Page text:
Small and medium enterprises (SME’s) have a huge contribution to the gross domestic product (GDP) of Thailand, particularly the automotive parts industry of Thailand (Na-Nan et al. 2020). It is expected to become the global hub of green innovative industry (Suraraksa and Shin 2019). Due to expansion of the automotive industry, the suppliers of auto parts are increasing in the market (Rastogi 2018). As per estimates of Suraraksa and Shin (2019), local manufacturers have over 80% of the share in auto parts production. Therefore, it is essential to understand the importance of factors affecting the performance of the auto parts industry in Thailand. In line with this, the present study has developed a framework to understand the role of entrepreneurial orientation driving green innovation and performance of the auto parts industry in Thailand. The role of GEO in the development of emerging economies has been well studied by previous scholars (Jiang et al. 2018; Zhang et al. 2016; Zhao et al. 2009). However, the existing literature is limited on GEO, green product innovations, and sustainable business performances. Therefore, scholars have highlighted the need for research on the potential influence of SME’s GEO on green innovations and several dimensions of sustainable business performances (Asadi et al. 2020; Na-Nan et al. 2020; Belas et al. 2019). The concept of green innovation was first proposed by Fussler and James (1996), which refers to improvements and innovations in product processes that enhance the environmental performance of the firms. In addition to this, Borghesi et al. (2015) refer to green innovation as the processes and use of innovative resources that may reduce the cost of production and improve organizations’ performance. Past studies depict the importance of green innovations on firms’ economic, environmental, and social performances, and enhancing the edge of the organizations (Asadi et al. 2020; Tamayo-Orbegozo et al. 2017).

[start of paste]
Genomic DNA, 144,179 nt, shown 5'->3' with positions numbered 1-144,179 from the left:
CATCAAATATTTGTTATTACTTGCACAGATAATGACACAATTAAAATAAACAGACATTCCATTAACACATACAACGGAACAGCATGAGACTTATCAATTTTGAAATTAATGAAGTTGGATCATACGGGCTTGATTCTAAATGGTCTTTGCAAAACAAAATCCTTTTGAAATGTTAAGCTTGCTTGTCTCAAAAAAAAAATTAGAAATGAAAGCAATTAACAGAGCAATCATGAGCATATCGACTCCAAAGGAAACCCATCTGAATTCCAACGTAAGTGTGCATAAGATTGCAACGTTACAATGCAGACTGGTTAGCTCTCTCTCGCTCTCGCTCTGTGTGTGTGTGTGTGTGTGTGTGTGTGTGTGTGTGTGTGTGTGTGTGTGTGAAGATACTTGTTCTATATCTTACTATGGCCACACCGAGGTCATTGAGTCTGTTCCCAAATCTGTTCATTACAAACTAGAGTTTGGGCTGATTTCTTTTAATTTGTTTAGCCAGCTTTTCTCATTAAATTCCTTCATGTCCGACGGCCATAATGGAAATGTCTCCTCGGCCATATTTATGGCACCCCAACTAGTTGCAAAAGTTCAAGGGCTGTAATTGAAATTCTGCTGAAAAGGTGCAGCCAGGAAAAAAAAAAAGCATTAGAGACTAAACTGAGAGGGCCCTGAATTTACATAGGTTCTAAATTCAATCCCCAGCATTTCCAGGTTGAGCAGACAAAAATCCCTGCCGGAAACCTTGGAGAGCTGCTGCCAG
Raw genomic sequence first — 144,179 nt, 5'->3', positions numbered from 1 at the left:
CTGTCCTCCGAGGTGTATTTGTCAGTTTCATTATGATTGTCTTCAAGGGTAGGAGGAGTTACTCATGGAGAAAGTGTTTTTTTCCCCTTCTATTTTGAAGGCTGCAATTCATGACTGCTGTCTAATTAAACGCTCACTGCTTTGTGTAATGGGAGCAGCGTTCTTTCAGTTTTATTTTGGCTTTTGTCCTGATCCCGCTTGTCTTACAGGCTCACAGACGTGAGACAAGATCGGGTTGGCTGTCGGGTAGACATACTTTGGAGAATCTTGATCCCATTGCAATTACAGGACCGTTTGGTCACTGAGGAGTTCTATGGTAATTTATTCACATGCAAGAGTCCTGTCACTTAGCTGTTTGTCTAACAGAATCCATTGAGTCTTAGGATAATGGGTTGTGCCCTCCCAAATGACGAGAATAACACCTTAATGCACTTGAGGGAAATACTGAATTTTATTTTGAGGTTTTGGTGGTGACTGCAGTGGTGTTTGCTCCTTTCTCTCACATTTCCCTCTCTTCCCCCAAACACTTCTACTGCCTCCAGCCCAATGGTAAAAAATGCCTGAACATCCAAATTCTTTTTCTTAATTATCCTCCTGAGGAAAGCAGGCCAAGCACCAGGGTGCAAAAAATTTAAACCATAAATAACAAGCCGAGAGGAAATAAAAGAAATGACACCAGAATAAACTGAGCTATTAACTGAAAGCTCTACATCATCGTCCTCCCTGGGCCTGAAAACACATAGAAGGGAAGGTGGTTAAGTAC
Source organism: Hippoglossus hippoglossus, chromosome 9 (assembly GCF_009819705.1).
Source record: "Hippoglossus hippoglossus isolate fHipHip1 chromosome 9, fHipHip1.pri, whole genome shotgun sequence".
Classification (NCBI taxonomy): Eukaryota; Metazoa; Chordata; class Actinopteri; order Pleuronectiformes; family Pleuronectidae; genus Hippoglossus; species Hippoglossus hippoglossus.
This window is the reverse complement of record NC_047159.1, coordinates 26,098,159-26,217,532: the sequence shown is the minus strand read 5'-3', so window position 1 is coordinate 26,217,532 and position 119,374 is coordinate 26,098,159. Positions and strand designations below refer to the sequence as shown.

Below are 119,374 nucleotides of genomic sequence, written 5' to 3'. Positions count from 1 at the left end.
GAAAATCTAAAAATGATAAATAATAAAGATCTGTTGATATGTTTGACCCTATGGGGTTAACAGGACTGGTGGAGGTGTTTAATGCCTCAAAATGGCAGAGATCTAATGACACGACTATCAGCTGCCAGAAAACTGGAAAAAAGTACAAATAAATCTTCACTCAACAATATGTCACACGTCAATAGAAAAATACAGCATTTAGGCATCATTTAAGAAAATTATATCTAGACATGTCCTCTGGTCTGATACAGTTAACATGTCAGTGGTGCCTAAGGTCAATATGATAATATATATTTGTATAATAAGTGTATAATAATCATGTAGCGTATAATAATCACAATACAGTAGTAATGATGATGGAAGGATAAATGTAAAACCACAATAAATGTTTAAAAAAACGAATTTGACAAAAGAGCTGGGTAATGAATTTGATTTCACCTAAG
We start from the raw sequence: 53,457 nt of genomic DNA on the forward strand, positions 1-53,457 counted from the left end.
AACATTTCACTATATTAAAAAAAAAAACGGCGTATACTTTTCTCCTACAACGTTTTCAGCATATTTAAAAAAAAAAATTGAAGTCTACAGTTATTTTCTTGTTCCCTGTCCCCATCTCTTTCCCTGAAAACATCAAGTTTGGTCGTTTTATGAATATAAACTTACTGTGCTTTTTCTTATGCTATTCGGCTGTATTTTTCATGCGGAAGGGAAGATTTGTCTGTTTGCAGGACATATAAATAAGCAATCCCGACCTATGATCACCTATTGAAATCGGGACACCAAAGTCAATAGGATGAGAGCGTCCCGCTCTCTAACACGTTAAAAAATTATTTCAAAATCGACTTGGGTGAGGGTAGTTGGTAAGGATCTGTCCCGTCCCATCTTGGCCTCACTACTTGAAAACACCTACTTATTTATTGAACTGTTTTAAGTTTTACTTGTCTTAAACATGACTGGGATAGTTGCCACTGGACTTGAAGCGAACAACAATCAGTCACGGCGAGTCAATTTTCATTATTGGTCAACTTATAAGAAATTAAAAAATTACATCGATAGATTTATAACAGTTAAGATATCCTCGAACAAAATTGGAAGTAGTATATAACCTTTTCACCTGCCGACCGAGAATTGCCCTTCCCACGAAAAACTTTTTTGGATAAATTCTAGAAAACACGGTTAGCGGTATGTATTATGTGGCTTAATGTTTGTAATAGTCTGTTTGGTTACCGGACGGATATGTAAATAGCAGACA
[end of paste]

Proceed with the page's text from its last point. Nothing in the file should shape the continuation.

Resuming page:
This study has two important contributions to the literature on green entrepreneurship. First, the distinguishing point is the relationship between green entrepreneurial orientation and green innovation. Prior studies in this area have considered the influence of green entrepreneurial orientation on sustainable business performances (Jiang et al. 2018; Galbreath 2019). Another distinctive contribution of this study is the relationship between green innovation and sustainable business performances. Although researchers have studied the effect of green innovation on economic and environmental performances, yet social performance is still unclear for the managers. Furthermore, this study enriches the body of literature in the context of the automotive industry in Thailand. These potential gaps in the literature provide valuable space for understanding the importance of green entrepreneurial orientation on green innovation and firm performance in the context of the automotive industry in Thailand. Therefore, the current study will put emphasis on the influence of green entrepreneurial orientation on green innovation and SMEs’ performance in the automotive industry of Thailand. The outcomes of this study will provide useful insights to SMEs’ managers that help them to compete in the dynamic business environment and achieve sustainable business performance.